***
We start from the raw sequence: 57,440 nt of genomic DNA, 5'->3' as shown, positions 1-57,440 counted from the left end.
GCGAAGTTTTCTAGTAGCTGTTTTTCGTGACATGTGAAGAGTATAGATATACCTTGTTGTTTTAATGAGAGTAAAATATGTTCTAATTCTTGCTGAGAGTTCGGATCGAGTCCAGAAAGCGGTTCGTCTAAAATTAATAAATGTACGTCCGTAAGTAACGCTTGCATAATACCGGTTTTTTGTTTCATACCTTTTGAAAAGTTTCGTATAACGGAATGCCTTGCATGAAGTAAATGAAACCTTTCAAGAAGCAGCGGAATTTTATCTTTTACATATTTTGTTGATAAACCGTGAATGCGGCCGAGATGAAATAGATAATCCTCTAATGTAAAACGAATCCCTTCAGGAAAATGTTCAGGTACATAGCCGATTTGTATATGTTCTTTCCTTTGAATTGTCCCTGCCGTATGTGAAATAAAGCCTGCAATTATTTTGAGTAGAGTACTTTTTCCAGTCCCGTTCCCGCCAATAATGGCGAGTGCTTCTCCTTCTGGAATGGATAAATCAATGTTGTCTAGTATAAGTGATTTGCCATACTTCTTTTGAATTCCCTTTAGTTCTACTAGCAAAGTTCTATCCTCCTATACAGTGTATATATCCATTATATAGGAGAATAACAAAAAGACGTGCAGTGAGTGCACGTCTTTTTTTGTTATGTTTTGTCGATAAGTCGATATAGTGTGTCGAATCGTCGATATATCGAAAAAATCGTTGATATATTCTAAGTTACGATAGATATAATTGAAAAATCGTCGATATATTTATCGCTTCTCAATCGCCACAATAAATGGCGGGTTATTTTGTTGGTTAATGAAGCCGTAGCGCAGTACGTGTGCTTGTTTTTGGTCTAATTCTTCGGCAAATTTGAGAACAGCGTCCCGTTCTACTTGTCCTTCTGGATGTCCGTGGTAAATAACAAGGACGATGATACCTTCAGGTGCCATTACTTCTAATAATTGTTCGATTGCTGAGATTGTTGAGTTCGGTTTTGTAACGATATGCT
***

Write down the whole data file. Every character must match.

We start from the raw sequence: 57,440 nt of genomic DNA, 5'->3' as shown, positions 1-57,440 counted from the left end.
GCGAAGTTTTCTAGTAGCTGTTTTTCGTGACATGTGAAGAGTATAGATATACCTTGTTGTTTTAATGAGAGTAAAATATGTTCTAATTCTTGCTGAGAGTTCGGATCGAGTCCAGAAAGCGGTTCGTCTAAAATTAATAAATGTACGTCCGTAAGTAACGCTTGCATAATACCGGTTTTTTGTTTCATACCTTTTGAAAAGTTTCGTATAACGGAATGCCTTGCATGAAGTAAATGAAACCTTTCAAGAAGCAGCGGAATTTTATCTTTTACATATTTTGTTGATAAACCGTGAATGCGGCCGAGATGAAATAGATAATCCTCTAATGTAAAACGAATCCCTTCAGGAAAATGTTCAGGTACATAGCCGATTTGTATATGTTCTTTCCTTTGAATTGTCCCTGCCGTATGTGAAATAAAGCCTGCAATTATTTTGAGTAGAGTACTTTTTCCAGTCCCGTTCCCGCCAATAATGGCGAGTGCTTCTCCTTCTGGAATGGATAAATCAATGTTGTCTAGTATAAGTGATTTGCCATACTTCTTTTGAATTCCCTTTAGTTCTACTAGCAAAGTTCTATCCTCCTATACAGTGTATATATCCATTATATAGGAGAATAACAAAAAGACGTGCAGTGAGTGCACGTCTTTTTTTGTTATGTTTTGTCGATAAGTCGATATAGTGTGTCGAATCGTCGATATATCGAAAAAATCGTTGATATATTCTAAGTTACGATAGATATAATTGAAAAATCGTCGATATATTTATCGCTTCTCAATCGCCACAATAAATGGCGGGTTATTTTGTTGGTTAATGAAGCCGTAGCGCAGTACGTGTGCTTGTTTTTGGTCTAATTCTTCGGCAAATTTGAGAACAGCGTCCCGTTCTACTTGTCCTTCTGGATGTCCGTGGTAAATAACAAGGACGATGATACCTTCAGGTGCCATTACTTCTAATAATTGTTCGATTGCTGAGATTGTTGAGTTCGGTTTTGTAACGATATGCT